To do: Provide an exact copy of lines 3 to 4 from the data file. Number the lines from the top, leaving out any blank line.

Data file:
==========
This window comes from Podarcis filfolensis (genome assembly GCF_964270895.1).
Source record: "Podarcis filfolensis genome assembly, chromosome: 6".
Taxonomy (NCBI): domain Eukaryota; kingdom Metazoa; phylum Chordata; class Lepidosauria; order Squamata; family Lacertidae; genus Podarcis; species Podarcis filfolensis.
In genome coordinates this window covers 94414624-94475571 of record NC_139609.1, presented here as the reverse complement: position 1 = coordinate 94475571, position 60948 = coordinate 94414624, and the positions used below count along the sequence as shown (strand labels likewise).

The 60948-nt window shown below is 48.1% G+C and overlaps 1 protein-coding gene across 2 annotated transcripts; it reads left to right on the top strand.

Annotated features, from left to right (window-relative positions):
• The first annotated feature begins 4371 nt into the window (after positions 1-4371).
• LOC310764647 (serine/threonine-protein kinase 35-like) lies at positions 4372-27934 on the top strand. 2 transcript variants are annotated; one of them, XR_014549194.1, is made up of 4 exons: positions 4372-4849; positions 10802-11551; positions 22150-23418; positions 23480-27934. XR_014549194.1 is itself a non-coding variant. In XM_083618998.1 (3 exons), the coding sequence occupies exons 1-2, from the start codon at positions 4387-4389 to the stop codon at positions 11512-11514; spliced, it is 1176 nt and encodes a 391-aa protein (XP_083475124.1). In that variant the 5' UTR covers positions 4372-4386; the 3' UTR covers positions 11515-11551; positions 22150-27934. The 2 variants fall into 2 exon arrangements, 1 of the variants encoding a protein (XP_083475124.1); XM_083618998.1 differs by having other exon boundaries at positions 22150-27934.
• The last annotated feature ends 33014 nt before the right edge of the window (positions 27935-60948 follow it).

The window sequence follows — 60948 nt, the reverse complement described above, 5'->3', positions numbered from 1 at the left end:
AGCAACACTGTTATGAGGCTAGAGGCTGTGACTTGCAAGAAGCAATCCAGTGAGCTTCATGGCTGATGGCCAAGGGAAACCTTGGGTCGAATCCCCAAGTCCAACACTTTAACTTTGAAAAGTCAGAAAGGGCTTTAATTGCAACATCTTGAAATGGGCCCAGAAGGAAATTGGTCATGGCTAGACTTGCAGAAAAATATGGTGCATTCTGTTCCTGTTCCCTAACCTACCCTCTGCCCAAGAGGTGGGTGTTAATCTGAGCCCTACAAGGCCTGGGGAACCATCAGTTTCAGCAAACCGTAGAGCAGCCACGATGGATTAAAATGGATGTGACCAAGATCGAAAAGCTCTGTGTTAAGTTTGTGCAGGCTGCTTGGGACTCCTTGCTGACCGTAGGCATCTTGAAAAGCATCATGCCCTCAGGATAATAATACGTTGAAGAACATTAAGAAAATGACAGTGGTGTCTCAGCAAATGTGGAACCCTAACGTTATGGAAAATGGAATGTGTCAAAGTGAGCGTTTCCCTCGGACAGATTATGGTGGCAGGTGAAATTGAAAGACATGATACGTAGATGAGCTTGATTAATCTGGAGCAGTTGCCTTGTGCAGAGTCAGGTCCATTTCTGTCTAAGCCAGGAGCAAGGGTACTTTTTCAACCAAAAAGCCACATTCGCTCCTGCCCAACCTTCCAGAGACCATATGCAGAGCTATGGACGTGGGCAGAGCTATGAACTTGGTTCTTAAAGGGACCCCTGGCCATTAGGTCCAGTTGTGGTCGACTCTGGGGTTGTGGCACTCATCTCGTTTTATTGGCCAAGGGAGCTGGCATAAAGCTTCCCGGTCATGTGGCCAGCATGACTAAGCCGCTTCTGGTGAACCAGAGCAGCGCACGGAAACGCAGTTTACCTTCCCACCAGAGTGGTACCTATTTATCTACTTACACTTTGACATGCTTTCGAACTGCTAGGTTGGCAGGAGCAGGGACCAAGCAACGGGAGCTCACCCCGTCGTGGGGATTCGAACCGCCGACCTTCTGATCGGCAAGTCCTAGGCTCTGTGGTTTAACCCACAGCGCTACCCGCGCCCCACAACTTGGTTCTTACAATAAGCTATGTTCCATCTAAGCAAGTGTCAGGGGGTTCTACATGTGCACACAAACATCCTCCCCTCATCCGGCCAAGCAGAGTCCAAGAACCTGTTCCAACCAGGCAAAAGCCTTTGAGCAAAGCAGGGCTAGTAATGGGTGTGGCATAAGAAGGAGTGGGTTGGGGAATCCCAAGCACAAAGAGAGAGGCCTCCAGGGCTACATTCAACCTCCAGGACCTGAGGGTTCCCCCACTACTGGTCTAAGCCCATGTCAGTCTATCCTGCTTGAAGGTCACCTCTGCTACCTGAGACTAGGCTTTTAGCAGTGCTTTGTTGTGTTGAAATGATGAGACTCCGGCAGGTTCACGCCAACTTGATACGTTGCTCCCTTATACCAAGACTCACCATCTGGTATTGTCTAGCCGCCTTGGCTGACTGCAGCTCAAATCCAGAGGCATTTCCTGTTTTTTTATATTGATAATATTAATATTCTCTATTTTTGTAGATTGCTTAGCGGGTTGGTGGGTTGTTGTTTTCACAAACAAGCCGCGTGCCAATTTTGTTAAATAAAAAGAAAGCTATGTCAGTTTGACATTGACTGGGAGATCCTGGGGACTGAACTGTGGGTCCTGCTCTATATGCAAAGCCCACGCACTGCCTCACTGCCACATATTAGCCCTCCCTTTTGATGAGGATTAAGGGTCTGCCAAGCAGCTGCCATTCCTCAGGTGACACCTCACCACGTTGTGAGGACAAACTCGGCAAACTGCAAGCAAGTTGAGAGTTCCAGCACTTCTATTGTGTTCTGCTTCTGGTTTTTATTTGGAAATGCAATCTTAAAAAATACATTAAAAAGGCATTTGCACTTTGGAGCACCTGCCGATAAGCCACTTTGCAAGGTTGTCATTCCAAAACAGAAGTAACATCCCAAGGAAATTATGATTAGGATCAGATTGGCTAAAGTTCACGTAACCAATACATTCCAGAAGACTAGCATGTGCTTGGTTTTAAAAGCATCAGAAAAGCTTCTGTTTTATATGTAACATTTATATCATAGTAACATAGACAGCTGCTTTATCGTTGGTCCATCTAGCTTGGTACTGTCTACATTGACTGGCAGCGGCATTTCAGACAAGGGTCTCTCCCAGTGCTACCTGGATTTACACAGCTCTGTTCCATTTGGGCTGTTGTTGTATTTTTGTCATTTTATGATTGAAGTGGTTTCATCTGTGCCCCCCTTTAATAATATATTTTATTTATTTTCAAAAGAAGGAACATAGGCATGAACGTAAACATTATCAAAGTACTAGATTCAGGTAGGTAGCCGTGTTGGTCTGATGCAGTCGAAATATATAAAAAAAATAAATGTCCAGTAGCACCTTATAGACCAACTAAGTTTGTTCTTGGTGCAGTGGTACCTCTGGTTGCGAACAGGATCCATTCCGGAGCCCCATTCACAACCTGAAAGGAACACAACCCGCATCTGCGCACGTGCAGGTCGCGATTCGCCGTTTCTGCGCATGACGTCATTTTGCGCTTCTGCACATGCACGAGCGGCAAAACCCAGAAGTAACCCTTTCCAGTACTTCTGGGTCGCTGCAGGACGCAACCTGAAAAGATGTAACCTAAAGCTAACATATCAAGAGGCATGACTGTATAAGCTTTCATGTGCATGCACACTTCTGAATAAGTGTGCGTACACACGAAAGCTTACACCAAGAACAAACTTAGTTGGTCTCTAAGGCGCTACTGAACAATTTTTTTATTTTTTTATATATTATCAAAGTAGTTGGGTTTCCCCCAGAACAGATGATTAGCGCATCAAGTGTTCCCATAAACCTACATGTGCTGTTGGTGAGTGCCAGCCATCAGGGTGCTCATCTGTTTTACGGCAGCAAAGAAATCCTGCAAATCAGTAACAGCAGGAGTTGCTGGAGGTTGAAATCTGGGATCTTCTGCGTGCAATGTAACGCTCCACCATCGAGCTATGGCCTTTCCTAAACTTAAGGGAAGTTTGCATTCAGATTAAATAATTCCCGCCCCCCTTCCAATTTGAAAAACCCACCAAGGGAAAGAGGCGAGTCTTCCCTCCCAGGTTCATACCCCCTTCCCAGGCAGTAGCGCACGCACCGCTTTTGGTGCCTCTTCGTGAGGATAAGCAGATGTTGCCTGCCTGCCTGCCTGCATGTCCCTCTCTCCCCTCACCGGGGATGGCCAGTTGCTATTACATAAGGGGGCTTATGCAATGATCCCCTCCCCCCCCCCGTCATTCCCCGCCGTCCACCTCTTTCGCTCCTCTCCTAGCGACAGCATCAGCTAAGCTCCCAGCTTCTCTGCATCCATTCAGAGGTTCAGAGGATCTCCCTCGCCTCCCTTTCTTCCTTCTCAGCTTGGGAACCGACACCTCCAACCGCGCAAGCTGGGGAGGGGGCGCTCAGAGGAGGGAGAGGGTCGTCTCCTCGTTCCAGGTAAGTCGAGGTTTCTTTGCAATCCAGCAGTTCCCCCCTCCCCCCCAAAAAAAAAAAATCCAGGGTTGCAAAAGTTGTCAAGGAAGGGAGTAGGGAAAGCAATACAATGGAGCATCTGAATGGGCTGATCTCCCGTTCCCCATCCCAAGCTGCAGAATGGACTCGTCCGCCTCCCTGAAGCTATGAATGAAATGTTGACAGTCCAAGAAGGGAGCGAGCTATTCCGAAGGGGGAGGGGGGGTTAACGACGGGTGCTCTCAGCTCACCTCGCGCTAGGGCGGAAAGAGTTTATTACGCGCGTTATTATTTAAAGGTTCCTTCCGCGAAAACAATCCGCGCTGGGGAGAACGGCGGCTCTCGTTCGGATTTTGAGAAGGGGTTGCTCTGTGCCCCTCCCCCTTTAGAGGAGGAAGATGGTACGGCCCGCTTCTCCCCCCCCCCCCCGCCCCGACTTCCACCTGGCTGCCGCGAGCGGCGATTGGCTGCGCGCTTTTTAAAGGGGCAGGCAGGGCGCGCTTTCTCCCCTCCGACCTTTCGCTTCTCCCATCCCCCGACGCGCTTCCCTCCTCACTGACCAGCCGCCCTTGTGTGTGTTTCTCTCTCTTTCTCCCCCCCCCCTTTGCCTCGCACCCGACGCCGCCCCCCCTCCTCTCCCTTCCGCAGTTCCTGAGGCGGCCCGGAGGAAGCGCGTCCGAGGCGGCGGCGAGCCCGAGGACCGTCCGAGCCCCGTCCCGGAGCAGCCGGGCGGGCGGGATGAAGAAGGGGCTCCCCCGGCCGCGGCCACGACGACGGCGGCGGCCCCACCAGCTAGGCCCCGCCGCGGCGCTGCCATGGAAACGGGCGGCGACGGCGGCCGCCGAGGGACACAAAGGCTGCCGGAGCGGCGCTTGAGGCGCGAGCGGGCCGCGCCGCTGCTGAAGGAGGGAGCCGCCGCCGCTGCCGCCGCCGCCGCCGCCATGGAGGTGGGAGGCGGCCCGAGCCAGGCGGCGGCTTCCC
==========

Taxonomy (NCBI): domain Eukaryota; kingdom Metazoa; phylum Chordata; class Lepidosauria; order Squamata; family Lacertidae; genus Podarcis; species Podarcis filfolensis.
In genome coordinates this window covers 94414624-94475571 of record NC_139609.1, presented here as the reverse complement: position 1 = coordinate 94475571, position 60948 = coordinate 94414624, and the positions used below count along the sequence as shown (strand labels likewise).